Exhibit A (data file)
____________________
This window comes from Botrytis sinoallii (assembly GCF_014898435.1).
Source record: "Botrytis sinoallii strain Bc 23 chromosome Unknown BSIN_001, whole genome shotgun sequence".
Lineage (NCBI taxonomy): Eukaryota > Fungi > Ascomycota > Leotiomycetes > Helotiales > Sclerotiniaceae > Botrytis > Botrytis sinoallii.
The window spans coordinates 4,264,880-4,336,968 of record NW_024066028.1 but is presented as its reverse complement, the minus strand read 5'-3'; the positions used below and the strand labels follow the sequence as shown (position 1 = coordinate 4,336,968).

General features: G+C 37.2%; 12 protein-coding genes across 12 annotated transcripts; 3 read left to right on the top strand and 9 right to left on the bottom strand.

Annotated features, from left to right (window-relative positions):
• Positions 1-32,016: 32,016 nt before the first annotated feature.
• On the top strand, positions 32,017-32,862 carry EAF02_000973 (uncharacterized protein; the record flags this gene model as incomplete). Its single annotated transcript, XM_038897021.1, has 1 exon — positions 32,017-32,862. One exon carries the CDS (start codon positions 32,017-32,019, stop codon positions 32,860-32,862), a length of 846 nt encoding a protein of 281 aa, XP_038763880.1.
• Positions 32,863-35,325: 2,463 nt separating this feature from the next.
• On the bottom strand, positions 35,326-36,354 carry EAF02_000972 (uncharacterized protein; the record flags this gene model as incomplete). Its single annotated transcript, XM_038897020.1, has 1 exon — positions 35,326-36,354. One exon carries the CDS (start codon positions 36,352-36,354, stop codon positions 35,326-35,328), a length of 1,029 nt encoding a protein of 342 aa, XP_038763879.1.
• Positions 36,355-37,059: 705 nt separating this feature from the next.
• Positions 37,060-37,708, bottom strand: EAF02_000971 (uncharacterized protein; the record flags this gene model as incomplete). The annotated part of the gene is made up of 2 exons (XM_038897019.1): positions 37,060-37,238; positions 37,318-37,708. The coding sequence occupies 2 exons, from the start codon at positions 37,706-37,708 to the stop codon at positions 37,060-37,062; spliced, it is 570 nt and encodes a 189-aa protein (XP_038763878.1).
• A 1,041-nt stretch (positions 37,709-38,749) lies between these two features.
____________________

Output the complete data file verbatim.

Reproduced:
This window comes from Botrytis sinoallii (assembly GCF_014898435.1).
Source record: "Botrytis sinoallii strain Bc 23 chromosome Unknown BSIN_001, whole genome shotgun sequence".
Lineage (NCBI taxonomy): Eukaryota > Fungi > Ascomycota > Leotiomycetes > Helotiales > Sclerotiniaceae > Botrytis > Botrytis sinoallii.
The window spans coordinates 4,264,880-4,336,968 of record NW_024066028.1 but is presented as its reverse complement, the minus strand read 5'-3'; the positions used below and the strand labels follow the sequence as shown (position 1 = coordinate 4,336,968).

General features: G+C 37.2%; 12 protein-coding genes across 12 annotated transcripts; 3 read left to right on the top strand and 9 right to left on the bottom strand.

Annotated features, from left to right (window-relative positions):
• Positions 1-32,016: 32,016 nt before the first annotated feature.
• On the top strand, positions 32,017-32,862 carry EAF02_000973 (uncharacterized protein; the record flags this gene model as incomplete). Its single annotated transcript, XM_038897021.1, has 1 exon — positions 32,017-32,862. One exon carries the CDS (start codon positions 32,017-32,019, stop codon positions 32,860-32,862), a length of 846 nt encoding a protein of 281 aa, XP_038763880.1.
• Positions 32,863-35,325: 2,463 nt separating this feature from the next.
• On the bottom strand, positions 35,326-36,354 carry EAF02_000972 (uncharacterized protein; the record flags this gene model as incomplete). Its single annotated transcript, XM_038897020.1, has 1 exon — positions 35,326-36,354. One exon carries the CDS (start codon positions 36,352-36,354, stop codon positions 35,326-35,328), a length of 1,029 nt encoding a protein of 342 aa, XP_038763879.1.
• Positions 36,355-37,059: 705 nt separating this feature from the next.
• Positions 37,060-37,708, bottom strand: EAF02_000971 (uncharacterized protein; the record flags this gene model as incomplete). The annotated part of the gene is made up of 2 exons (XM_038897019.1): positions 37,060-37,238; positions 37,318-37,708. The coding sequence occupies 2 exons, from the start codon at positions 37,706-37,708 to the stop codon at positions 37,060-37,062; spliced, it is 570 nt and encodes a 189-aa protein (XP_038763878.1).
• A 1,041-nt stretch (positions 37,709-38,749) lies between these two features.